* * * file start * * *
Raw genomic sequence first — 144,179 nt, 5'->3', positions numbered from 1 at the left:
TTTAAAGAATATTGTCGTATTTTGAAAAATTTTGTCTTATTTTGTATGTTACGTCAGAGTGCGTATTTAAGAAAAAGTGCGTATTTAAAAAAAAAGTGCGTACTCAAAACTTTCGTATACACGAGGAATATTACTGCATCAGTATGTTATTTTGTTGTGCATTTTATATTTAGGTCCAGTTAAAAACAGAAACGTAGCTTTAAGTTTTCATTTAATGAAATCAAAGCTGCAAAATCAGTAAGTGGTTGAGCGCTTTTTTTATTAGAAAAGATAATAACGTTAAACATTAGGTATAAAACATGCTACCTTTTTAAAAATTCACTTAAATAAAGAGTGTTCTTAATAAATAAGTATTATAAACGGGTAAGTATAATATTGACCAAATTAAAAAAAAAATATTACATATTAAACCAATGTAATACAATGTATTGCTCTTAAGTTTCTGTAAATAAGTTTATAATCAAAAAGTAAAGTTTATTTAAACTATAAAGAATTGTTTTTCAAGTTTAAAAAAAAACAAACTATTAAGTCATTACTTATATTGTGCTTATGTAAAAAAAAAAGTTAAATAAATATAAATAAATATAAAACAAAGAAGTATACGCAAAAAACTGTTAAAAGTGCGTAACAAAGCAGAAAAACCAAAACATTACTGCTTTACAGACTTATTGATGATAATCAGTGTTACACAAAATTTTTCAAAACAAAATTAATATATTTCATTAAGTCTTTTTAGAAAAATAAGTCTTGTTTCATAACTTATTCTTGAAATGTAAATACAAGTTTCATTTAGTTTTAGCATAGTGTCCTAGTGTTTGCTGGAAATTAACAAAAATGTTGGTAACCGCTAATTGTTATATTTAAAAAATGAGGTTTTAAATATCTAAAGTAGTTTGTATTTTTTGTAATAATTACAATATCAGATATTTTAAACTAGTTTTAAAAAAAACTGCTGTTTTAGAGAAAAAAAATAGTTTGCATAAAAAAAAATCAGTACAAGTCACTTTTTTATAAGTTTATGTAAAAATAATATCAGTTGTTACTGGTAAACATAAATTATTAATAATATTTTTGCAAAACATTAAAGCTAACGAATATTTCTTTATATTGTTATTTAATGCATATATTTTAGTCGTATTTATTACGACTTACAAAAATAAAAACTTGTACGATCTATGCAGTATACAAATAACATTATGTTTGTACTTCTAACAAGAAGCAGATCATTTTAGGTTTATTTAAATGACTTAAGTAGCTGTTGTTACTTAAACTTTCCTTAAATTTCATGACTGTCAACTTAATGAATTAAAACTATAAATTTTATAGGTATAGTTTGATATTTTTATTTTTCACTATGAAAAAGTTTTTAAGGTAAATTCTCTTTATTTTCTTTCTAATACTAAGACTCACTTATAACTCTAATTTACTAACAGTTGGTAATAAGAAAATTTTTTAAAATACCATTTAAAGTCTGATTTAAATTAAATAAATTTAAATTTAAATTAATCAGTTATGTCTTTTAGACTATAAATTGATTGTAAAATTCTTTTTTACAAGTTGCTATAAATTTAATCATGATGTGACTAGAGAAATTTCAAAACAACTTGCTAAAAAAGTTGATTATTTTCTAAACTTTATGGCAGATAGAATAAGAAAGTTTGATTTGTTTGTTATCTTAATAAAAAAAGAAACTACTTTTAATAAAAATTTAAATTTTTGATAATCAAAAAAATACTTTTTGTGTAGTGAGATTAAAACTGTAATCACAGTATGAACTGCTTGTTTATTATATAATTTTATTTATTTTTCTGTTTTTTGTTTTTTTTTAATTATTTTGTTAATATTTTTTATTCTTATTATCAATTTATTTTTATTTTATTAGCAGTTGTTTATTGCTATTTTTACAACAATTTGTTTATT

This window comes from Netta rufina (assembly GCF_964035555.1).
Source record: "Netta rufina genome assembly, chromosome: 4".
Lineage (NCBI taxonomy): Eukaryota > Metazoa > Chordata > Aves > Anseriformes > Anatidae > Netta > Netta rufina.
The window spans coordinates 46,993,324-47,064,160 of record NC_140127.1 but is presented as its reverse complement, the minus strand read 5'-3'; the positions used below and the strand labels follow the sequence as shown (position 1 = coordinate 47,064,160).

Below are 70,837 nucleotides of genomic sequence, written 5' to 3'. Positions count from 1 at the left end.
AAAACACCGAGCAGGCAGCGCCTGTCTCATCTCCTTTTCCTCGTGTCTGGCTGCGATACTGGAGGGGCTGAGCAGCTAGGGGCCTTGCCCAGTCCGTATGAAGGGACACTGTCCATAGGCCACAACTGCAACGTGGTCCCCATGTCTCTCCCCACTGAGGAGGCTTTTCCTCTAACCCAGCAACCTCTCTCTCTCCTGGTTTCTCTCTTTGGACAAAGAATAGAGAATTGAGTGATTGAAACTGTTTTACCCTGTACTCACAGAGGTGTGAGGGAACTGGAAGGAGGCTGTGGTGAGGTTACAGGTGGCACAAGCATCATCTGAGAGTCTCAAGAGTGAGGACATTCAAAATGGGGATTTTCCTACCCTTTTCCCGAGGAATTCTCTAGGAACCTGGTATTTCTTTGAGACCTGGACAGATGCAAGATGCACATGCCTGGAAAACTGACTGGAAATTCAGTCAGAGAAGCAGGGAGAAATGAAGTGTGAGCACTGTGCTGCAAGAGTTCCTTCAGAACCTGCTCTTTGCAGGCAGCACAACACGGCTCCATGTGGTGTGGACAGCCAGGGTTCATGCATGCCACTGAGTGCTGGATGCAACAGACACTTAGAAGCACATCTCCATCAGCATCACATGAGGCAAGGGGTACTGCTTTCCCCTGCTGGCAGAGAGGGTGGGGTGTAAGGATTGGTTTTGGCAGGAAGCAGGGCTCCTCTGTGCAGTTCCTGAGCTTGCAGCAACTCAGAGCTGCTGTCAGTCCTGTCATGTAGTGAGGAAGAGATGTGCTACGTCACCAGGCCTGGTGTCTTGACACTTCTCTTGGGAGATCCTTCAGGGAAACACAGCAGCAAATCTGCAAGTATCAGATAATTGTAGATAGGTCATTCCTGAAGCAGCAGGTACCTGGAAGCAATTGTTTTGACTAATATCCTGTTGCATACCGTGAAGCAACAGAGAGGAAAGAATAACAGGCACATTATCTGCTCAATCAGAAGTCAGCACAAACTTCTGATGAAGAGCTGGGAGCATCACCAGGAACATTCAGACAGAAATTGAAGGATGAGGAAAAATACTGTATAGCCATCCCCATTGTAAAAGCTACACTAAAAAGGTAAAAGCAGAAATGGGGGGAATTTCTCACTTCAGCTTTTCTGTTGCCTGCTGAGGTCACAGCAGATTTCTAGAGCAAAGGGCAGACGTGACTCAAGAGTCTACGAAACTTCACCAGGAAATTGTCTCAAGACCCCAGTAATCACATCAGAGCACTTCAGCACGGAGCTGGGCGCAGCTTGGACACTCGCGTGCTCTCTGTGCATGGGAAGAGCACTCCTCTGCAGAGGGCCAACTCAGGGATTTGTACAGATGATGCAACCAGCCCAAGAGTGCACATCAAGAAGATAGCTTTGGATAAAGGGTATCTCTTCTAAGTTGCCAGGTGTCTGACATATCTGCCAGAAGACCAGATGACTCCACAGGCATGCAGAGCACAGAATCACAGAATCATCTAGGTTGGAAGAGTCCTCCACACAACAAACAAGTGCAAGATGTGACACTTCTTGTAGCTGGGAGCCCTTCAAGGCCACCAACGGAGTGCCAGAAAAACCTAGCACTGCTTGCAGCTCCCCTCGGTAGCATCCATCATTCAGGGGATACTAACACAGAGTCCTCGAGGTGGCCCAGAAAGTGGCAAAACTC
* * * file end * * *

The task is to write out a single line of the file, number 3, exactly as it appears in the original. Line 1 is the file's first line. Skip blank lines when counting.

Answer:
This window comes from Netta rufina (assembly GCF_964035555.1).